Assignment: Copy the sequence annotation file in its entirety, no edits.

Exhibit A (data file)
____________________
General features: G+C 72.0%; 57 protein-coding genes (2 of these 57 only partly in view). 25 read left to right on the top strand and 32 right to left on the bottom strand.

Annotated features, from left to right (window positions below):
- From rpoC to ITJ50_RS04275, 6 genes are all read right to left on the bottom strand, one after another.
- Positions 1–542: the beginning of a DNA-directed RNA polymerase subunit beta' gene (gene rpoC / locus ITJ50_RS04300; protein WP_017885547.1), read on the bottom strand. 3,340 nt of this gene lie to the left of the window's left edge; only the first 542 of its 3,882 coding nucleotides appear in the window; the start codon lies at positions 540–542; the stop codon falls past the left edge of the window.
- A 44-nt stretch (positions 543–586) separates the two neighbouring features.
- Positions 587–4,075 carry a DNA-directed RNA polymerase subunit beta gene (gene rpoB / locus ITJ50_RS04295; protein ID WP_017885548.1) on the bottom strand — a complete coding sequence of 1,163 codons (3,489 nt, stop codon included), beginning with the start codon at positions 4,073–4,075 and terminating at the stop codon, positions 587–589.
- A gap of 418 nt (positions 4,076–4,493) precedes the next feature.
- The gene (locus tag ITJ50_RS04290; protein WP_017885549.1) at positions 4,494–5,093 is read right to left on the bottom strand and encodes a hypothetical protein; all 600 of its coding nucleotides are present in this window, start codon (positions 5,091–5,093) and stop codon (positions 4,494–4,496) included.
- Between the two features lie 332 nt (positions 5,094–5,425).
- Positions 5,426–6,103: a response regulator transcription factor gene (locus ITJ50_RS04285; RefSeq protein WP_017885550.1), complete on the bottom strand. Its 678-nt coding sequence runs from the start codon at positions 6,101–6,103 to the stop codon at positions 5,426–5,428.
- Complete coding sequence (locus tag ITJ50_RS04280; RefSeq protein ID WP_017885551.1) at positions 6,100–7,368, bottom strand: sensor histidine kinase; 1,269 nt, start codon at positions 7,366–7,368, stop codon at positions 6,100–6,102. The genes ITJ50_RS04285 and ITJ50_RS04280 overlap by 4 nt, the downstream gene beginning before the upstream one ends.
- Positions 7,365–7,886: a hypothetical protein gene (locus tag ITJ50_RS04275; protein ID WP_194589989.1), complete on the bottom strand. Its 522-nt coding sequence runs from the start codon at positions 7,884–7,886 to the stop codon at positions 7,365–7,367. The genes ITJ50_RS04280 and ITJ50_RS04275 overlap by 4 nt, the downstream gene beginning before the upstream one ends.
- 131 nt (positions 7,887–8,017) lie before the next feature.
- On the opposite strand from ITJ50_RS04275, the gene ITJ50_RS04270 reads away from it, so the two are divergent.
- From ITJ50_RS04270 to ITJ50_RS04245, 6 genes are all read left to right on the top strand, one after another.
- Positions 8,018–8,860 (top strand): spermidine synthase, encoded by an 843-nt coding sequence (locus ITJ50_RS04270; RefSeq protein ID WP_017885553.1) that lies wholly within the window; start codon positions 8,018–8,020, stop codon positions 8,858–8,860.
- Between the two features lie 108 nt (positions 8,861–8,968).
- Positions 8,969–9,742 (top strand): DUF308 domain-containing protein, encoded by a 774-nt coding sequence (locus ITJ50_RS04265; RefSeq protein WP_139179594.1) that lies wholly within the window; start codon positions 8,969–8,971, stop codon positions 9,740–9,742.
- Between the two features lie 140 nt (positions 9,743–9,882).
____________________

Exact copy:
General features: G+C 72.0%; 57 protein-coding genes (2 of these 57 only partly in view). 25 read left to right on the top strand and 32 right to left on the bottom strand.

Annotated features, from left to right (window positions below):
- From rpoC to ITJ50_RS04275, 6 genes are all read right to left on the bottom strand, one after another.
- Positions 1–542: the beginning of a DNA-directed RNA polymerase subunit beta' gene (gene rpoC / locus ITJ50_RS04300; protein WP_017885547.1), read on the bottom strand. 3,340 nt of this gene lie to the left of the window's left edge; only the first 542 of its 3,882 coding nucleotides appear in the window; the start codon lies at positions 540–542; the stop codon falls past the left edge of the window.
- A 44-nt stretch (positions 543–586) separates the two neighbouring features.
- Positions 587–4,075 carry a DNA-directed RNA polymerase subunit beta gene (gene rpoB / locus ITJ50_RS04295; protein ID WP_017885548.1) on the bottom strand — a complete coding sequence of 1,163 codons (3,489 nt, stop codon included), beginning with the start codon at positions 4,073–4,075 and terminating at the stop codon, positions 587–589.
- A gap of 418 nt (positions 4,076–4,493) precedes the next feature.
- The gene (locus tag ITJ50_RS04290; protein WP_017885549.1) at positions 4,494–5,093 is read right to left on the bottom strand and encodes a hypothetical protein; all 600 of its coding nucleotides are present in this window, start codon (positions 5,091–5,093) and stop codon (positions 4,494–4,496) included.
- Between the two features lie 332 nt (positions 5,094–5,425).
- Positions 5,426–6,103: a response regulator transcription factor gene (locus ITJ50_RS04285; RefSeq protein WP_017885550.1), complete on the bottom strand. Its 678-nt coding sequence runs from the start codon at positions 6,101–6,103 to the stop codon at positions 5,426–5,428.
- Complete coding sequence (locus tag ITJ50_RS04280; RefSeq protein ID WP_017885551.1) at positions 6,100–7,368, bottom strand: sensor histidine kinase; 1,269 nt, start codon at positions 7,366–7,368, stop codon at positions 6,100–6,102. The genes ITJ50_RS04285 and ITJ50_RS04280 overlap by 4 nt, the downstream gene beginning before the upstream one ends.
- Positions 7,365–7,886: a hypothetical protein gene (locus tag ITJ50_RS04275; protein ID WP_194589989.1), complete on the bottom strand. Its 522-nt coding sequence runs from the start codon at positions 7,884–7,886 to the stop codon at positions 7,365–7,367. The genes ITJ50_RS04280 and ITJ50_RS04275 overlap by 4 nt, the downstream gene beginning before the upstream one ends.
- 131 nt (positions 7,887–8,017) lie before the next feature.
- On the opposite strand from ITJ50_RS04275, the gene ITJ50_RS04270 reads away from it, so the two are divergent.
- From ITJ50_RS04270 to ITJ50_RS04245, 6 genes are all read left to right on the top strand, one after another.
- Positions 8,018–8,860 (top strand): spermidine synthase, encoded by an 843-nt coding sequence (locus ITJ50_RS04270; RefSeq protein ID WP_017885553.1) that lies wholly within the window; start codon positions 8,018–8,020, stop codon positions 8,858–8,860.
- Between the two features lie 108 nt (positions 8,861–8,968).
- Positions 8,969–9,742 (top strand): DUF308 domain-containing protein, encoded by a 774-nt coding sequence (locus ITJ50_RS04265; RefSeq protein WP_139179594.1) that lies wholly within the window; start codon positions 8,969–8,971, stop codon positions 9,740–9,742.
- Between the two features lie 140 nt (positions 9,743–9,882).